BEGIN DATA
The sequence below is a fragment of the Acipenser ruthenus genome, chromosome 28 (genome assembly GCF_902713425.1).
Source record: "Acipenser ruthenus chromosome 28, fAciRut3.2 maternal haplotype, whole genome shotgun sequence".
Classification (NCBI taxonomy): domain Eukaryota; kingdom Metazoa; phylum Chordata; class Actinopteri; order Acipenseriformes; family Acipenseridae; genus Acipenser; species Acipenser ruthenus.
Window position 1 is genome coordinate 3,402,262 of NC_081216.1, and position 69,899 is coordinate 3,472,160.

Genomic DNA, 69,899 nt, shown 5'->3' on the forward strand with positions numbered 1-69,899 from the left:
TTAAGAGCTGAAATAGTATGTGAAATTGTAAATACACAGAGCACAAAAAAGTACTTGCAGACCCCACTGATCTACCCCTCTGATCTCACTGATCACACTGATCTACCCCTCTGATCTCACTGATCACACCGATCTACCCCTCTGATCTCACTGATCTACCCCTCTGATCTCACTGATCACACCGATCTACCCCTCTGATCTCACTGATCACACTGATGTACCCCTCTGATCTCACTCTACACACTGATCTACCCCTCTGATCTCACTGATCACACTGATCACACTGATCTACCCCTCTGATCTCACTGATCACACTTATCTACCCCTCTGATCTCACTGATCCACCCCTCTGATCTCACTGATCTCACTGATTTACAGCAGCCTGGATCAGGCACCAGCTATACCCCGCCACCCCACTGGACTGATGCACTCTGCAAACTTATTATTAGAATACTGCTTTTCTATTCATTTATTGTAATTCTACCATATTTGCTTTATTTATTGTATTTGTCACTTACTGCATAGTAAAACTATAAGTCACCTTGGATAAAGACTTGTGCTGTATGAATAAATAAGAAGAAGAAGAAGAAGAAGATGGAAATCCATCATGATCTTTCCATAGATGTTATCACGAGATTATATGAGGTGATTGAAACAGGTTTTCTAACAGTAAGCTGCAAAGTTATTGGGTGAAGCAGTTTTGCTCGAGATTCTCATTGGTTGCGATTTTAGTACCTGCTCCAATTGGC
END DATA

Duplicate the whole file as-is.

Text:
The sequence below is a fragment of the Acipenser ruthenus genome, chromosome 28 (genome assembly GCF_902713425.1).
Source record: "Acipenser ruthenus chromosome 28, fAciRut3.2 maternal haplotype, whole genome shotgun sequence".
Classification (NCBI taxonomy): domain Eukaryota; kingdom Metazoa; phylum Chordata; class Actinopteri; order Acipenseriformes; family Acipenseridae; genus Acipenser; species Acipenser ruthenus.
Window position 1 is genome coordinate 3,402,262 of NC_081216.1, and position 69,899 is coordinate 3,472,160.

Genomic DNA, 69,899 nt, shown 5'->3' on the forward strand with positions numbered 1-69,899 from the left:
TTAAGAGCTGAAATAGTATGTGAAATTGTAAATACACAGAGCACAAAAAAGTACTTGCAGACCCCACTGATCTACCCCTCTGATCTCACTGATCACACTGATCTACCCCTCTGATCTCACTGATCACACCGATCTACCCCTCTGATCTCACTGATCTACCCCTCTGATCTCACTGATCACACCGATCTACCCCTCTGATCTCACTGATCACACTGATGTACCCCTCTGATCTCACTCTACACACTGATCTACCCCTCTGATCTCACTGATCACACTGATCACACTGATCTACCCCTCTGATCTCACTGATCACACTTATCTACCCCTCTGATCTCACTGATCCACCCCTCTGATCTCACTGATCTCACTGATTTACAGCAGCCTGGATCAGGCACCAGCTATACCCCGCCACCCCACTGGACTGATGCACTCTGCAAACTTATTATTAGAATACTGCTTTTCTATTCATTTATTGTAATTCTACCATATTTGCTTTATTTATTGTATTTGTCACTTACTGCATAGTAAAACTATAAGTCACCTTGGATAAAGACTTGTGCTGTATGAATAAATAAGAAGAAGAAGAAGAAGAAGATGGAAATCCATCATGATCTTTCCATAGATGTTATCACGAGATTATATGAGGTGATTGAAACAGGTTTTCTAACAGTAAGCTGCAAAGTTATTGGGTGAAGCAGTTTTGCTCGAGATTCTCATTGGTTGCGATTTTAGTACCTGCTCCAATTGGC